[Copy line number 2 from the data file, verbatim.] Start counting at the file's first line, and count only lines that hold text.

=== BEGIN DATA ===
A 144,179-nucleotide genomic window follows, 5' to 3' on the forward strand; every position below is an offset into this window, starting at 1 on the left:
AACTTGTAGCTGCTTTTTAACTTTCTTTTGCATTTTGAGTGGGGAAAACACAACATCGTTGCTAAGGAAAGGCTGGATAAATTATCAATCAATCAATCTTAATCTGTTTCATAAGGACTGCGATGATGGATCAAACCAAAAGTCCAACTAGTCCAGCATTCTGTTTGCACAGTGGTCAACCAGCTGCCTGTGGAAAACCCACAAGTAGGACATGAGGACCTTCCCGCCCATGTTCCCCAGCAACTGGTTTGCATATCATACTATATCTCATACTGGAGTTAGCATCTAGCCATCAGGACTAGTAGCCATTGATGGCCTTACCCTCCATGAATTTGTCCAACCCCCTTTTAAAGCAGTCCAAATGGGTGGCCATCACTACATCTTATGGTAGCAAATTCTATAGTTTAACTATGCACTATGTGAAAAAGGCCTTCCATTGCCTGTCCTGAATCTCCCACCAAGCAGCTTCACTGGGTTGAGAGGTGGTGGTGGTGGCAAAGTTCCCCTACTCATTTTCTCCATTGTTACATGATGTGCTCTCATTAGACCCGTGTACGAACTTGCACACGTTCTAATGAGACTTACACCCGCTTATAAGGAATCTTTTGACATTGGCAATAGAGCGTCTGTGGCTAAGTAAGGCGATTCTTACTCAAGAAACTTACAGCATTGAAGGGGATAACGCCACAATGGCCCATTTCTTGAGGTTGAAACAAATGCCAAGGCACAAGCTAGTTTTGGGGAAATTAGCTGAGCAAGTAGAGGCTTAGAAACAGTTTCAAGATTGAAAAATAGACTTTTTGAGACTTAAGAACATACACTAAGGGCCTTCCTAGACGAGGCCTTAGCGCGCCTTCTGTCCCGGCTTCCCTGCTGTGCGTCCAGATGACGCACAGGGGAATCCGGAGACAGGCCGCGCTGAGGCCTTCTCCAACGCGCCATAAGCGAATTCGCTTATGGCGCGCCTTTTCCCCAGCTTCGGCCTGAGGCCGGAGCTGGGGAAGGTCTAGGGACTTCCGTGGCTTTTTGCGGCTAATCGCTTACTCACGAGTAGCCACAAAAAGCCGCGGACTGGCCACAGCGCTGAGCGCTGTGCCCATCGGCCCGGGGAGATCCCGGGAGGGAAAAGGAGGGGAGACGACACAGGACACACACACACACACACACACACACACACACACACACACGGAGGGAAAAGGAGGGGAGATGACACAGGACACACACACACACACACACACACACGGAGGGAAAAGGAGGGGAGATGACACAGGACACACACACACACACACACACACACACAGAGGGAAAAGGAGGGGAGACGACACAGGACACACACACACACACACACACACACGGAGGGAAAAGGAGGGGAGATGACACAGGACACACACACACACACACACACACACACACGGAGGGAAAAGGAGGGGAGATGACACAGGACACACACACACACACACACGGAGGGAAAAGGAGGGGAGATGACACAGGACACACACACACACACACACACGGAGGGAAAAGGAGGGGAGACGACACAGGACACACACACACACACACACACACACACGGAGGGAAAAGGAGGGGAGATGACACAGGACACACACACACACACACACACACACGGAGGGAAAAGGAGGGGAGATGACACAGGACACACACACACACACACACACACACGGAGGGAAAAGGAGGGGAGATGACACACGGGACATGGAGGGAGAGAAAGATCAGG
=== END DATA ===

AACTTGTAGCTGCTTTTTAACTTTCTTTTGCATTTTGAGTGGGGAAAACACAACATCGTTGCTAAGGAAAGGCTGGATAAATTATCAATCAATCAATCTTAATCTGTTTCATAAGGACTGCGATGATGGATCAAACCAAAAGTCCAACTAGTCCAGCATTCTGTTTGCACAGTGGTCAACCAGCTGCCTGTGGAAAACCCACAAGTAGGACATGAGGACCTTCCCGCCCATGTTCCCCAGCAACTGGTTTGCATATCATACTATATCTCATACTGGAGTTAGCATCTAGCCATCAGGACTAGTAGCCATTGATGGCCTTACCCTCCATGAATTTGTCCAACCCCCTTTTAAAGCAGTCCAAATGGGTGGCCATCACTACATCTTATGGTAGCAAATTCTATAGTTTAACTATGCACTATGTGAAAAAGGCCTTCCATTGCCTGTCCTGAATCTCCCACCAAGCAGCTTCACTGGGTTGAGAGGTGGTGGTGGTGGCAAAGTTCCCCTACTCATTTTCTCCATTGTTACATGATGTGCTCTCATTAGACCCGTGTACGAACTTGCACACGTTCTAATGAGACTTACACCCGCTTATAAGGAATCTTTTGACATTGGCAATAGAGCGTCTGTGGCTAAGTAAGGCGATTCTTACTCAAGAAACTTACAGCATTGAAGGGGATAACGCCACAATGGCCCATTTCTTGAGGTTGAAACAAATGCCAAGGCACAAGCTAGTTTTGGGGAAATTAGCTGAGCAAGTAGAGGCTTAGAAACAGTTTCAAGATTGAAAAATAGACTTTTTGAGACTTAAGAACATACACTAAGGGCCTTCCTAGACGAGGCCTTAGCGCGCCTTCTGTCCCGGCTTCCCTGCTGTGCGTCCAGATGACGCACAGGGGAATCCGGAGACAGGCCGCGCTGAGGCCTTCTCCAACGCGCCATAAGCGAATTCGCTTATGGCGCGCCTTTTCCCCAGCTTCGGCCTGAGGCCGGAGCTGGGGAAGGTCTAGGGACTTCCGTGGCTTTTTGCGGCTAATCGCTTACTCACGAGTAGCCACAAAAAGCCGCGGACTGGCCACAGCGCTGAGCGCTGTGCCCATCGGCCCGGGGAGATCCCGGGAGGGAAAAGGAGGGGAGACGACACAGGACACACACACACACACACACACACACACACACACACACACGGAGGGAAAAGGAGGGGAGATGACACAGGACACACACACACACACACACACACACGGAGGGAAAAGGAGGGGAGATGACACAGGACACACACACACACACACACACACACACAGAGGGAAAAGGAGGGGAGACGACACAGGACACACACACACACACACACACACACGGAGGGAAAAGGAGGGGAGATGACACAGGACACACACACACACACACACACACACACACGGAGGGAAAAGGAGGGGAGATGACACAGGACACACACACACACACACACGGAGGGAAAAGGAGGGGAGATGACACAGGACACACACACACACACACACACGGAGGGAAAAGGAGGGGAGACGACACAGGACACACACACACACACACACACACACACGGAGGGAAAAGGAGGGGAGATGACACAGGACACACACACACACACACACACACACGGAGGGAAAAGGAGGGGAGATGACACAGGACACACACACACACACACACACACACGGAGGGAAAAGGAGGGGAGATGACACACGGGACATGGAGGGAGAGAAAGATCAGG